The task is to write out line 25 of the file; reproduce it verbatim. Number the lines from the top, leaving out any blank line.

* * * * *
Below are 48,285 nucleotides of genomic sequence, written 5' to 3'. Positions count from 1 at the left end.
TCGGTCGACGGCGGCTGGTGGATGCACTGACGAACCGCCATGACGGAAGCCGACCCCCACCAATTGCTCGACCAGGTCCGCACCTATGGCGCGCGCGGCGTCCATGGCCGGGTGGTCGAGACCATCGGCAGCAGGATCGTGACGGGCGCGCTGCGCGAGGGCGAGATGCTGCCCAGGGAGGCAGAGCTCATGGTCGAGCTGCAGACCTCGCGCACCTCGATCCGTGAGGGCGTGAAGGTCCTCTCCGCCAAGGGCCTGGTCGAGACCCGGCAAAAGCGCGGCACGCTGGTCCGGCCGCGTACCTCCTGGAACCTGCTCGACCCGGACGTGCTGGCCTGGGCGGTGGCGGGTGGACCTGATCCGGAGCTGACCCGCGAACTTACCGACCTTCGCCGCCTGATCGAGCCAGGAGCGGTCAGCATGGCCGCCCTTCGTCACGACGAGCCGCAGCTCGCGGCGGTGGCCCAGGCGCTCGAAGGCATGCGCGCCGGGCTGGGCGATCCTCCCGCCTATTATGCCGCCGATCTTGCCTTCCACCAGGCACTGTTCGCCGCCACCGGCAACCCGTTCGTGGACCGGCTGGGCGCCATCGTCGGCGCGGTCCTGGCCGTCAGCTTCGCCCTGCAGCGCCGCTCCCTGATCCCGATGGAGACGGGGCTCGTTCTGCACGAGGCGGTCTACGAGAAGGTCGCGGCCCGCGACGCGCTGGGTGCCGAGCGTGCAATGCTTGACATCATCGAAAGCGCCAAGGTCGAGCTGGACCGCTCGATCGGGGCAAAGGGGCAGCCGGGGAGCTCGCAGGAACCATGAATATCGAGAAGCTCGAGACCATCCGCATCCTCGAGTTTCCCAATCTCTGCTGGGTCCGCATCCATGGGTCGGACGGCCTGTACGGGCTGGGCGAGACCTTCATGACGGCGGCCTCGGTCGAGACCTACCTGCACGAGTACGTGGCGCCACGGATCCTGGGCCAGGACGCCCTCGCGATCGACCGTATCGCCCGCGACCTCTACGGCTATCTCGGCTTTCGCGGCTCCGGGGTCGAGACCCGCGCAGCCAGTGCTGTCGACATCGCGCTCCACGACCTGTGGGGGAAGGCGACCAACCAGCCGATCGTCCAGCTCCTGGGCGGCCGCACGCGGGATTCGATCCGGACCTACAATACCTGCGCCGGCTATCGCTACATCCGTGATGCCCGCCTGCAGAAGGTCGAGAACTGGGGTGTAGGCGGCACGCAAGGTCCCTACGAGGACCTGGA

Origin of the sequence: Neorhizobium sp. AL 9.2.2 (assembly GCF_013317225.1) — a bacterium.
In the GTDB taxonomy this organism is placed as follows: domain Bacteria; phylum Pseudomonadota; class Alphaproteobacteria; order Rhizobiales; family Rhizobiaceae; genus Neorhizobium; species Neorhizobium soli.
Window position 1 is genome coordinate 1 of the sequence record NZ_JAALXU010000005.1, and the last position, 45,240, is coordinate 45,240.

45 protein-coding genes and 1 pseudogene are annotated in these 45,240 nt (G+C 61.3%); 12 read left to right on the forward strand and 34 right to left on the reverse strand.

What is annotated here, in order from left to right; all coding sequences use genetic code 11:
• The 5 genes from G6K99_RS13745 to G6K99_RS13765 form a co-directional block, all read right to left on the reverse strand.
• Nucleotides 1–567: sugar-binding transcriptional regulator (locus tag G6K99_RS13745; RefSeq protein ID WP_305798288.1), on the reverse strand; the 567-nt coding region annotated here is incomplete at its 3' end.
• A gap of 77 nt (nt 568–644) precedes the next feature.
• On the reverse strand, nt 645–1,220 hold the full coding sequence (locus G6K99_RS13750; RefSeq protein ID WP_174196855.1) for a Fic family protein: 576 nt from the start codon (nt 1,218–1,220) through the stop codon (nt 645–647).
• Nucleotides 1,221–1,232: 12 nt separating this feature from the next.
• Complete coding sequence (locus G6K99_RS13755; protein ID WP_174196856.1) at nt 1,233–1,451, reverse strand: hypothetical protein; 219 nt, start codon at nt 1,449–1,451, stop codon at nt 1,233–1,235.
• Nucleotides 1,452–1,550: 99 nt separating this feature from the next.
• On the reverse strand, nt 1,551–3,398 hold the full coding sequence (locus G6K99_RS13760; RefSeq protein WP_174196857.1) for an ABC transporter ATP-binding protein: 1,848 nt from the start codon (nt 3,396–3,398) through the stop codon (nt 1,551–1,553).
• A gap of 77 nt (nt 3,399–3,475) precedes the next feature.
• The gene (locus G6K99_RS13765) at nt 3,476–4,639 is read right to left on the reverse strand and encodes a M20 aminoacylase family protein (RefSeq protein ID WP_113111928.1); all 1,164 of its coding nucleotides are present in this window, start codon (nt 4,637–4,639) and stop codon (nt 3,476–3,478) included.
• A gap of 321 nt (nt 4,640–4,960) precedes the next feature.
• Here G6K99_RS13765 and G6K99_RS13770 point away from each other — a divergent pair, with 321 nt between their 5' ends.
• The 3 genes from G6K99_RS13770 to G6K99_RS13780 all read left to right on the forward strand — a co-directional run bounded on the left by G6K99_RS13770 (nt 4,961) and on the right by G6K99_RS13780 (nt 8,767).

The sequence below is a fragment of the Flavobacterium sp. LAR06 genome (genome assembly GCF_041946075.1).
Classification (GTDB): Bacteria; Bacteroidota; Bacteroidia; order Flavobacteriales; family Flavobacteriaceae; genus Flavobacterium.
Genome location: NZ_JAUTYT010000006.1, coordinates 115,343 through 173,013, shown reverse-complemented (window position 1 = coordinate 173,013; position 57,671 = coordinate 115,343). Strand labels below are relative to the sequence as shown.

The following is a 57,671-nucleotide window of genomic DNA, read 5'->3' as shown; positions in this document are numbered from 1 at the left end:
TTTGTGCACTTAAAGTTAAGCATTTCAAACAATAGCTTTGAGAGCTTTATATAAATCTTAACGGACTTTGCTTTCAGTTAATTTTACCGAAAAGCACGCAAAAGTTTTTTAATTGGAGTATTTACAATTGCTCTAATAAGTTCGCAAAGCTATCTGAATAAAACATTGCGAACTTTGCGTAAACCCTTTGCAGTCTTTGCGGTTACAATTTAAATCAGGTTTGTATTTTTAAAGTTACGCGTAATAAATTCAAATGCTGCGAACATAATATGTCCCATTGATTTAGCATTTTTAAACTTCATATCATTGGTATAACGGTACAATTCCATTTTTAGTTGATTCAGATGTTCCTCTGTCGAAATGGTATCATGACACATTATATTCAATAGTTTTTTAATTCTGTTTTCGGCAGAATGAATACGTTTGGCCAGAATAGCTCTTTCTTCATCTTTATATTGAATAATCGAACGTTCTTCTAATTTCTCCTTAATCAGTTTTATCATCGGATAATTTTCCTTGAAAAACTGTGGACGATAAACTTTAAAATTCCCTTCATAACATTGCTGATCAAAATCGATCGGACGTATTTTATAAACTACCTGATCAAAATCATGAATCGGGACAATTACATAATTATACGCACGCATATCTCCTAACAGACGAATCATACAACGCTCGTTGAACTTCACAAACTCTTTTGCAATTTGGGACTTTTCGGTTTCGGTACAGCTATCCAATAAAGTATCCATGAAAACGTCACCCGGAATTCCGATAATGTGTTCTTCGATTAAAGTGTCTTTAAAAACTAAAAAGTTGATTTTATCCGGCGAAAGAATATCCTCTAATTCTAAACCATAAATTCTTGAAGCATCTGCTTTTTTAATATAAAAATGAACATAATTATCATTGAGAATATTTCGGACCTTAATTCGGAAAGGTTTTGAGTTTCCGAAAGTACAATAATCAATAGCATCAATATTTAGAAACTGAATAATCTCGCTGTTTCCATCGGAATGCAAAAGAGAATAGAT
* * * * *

TTTGTGCACTTAAAGTTAAGCATTTCAAACAATAGCTTTGAGAGCTTTATATAAATCTTAACGGACTTTGCTTTCAGTTAATTTTACCGAAAAGCACGCAAAAGTTTTTTAATTGGAGTATTTACAATTGCTCTAATAAGTTCGCAAAGCTATCTGAATAAAACATTGCGAACTTTGCGTAAACCCTTTGCAGTCTTTGCGGTTACAATTTAAATCAGGTTTGTATTTTTAAAGTTACGCGTAATAAATTCAAATGCTGCGAACATAATATGTCCCATTGATTTAGCATTTTTAAACTTCATATCATTGGTATAACGGTACAATTCCATTTTTAGTTGATTCAGATGTTCCTCTGTCGAAATGGTATCATGACACATTATATTCAATAGTTTTTTAATTCTGTTTTCGGCAGAATGAATACGTTTGGCCAGAATAGCTCTTTCTTCATCTTTATATTGAATAATCGAACGTTCTTCTAATTTCTCCTTAATCAGTTTTATCATCGGATAATTTTCCTTGAAAAACTGTGGACGATAAACTTTAAAATTCCCTTCATAACATTGCTGATCAAAATCGATCGGACGTATTTTATAAACTACCTGATCAAAATCATGAATCGGGACAATTACATAATTATACGCACGCATATCTCCTAACAGACGAATCATACAACGCTCGTTGAACTTCACAAACTCTTTTGCAATTTGGGACTTTTCGGTTTCGGTACAGCTATCCAATAAAGTATCCATGAAAACGTCACCCGGAATTCCGATAATGTGTTCTTCGATTAAAGTGTCTTTAAAAACTAAAAAGTTGATTTTATCCGGCGAAAGAATATCCTCTAATTCTAAACCATAAATTCTTGAAGCATCTGCTTTTTTAATATAAAAATGAACATAATTATCATTGAGAATATTTCGGACCTTAATTCGGAAAGGTTTTGAGTTTCCGAAAGTACAATAATCAATAGCATCAATATTTAGAAACTGAATAATCTCGCTGTTTCCATCGGAATGCAAAAGAGAATAGAT